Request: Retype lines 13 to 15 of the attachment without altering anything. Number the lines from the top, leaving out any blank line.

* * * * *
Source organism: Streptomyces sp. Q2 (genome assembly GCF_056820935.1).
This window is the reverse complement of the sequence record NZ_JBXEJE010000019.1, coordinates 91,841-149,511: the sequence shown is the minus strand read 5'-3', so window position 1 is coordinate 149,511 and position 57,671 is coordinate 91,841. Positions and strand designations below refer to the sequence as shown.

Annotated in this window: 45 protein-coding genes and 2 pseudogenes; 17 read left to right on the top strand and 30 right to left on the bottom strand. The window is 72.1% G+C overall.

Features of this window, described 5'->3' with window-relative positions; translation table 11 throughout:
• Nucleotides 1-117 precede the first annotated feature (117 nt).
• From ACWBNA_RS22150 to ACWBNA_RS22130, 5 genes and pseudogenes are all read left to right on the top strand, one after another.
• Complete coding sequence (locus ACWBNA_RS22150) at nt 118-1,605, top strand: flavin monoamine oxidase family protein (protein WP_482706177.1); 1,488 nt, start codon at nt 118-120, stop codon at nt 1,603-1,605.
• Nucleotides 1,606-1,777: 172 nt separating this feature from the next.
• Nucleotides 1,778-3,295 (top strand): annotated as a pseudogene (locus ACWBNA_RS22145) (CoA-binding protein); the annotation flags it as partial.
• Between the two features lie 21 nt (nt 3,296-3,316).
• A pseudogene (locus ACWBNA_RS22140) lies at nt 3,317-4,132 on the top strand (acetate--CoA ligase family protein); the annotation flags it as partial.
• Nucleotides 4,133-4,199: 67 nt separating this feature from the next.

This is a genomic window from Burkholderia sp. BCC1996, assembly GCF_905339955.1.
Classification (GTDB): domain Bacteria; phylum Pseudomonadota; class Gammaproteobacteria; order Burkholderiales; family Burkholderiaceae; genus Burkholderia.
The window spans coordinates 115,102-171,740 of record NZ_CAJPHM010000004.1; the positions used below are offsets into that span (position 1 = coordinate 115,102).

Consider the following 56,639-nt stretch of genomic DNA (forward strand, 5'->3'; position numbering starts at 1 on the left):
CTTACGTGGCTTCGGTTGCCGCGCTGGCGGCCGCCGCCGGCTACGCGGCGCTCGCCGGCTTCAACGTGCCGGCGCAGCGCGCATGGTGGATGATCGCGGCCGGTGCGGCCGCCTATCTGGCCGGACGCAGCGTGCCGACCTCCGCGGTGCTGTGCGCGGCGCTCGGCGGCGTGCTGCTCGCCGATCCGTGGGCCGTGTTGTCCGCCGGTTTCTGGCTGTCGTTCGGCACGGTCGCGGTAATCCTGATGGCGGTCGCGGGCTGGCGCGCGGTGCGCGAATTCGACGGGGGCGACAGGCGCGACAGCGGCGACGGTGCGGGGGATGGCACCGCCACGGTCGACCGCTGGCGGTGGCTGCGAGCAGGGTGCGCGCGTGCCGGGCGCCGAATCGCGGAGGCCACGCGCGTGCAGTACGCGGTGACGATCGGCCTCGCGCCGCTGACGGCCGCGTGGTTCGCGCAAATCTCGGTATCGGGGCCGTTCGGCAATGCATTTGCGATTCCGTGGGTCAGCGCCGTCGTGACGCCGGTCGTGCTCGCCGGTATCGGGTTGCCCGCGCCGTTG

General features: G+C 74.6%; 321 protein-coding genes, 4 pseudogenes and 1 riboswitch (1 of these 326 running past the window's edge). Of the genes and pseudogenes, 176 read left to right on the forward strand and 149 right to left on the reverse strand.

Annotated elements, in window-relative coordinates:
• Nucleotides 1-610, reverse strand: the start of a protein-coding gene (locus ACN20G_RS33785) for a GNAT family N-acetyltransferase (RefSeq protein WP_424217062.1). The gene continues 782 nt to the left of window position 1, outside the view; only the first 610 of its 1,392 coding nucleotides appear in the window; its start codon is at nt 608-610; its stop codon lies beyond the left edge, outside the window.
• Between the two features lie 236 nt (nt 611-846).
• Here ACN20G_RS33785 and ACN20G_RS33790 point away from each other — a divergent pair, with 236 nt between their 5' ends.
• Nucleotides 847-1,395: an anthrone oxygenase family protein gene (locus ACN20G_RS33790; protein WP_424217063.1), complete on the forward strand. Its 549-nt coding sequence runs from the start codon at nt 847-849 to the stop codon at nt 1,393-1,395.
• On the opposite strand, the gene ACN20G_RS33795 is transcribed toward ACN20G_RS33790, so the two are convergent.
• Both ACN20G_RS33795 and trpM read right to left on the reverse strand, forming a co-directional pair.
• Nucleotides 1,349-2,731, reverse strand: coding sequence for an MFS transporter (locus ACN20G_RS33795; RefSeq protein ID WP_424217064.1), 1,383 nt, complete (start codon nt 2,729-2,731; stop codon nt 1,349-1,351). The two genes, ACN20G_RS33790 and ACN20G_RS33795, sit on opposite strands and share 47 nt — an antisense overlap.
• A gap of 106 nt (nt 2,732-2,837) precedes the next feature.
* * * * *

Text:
This is a genomic window from Burkholderia sp. BCC1996, assembly GCF_905339955.1.
Classification (GTDB): domain Bacteria; phylum Pseudomonadota; class Gammaproteobacteria; order Burkholderiales; family Burkholderiaceae; genus Burkholderia.
The window spans coordinates 115,102-171,740 of record NZ_CAJPHM010000004.1; the positions used below are offsets into that span (position 1 = coordinate 115,102).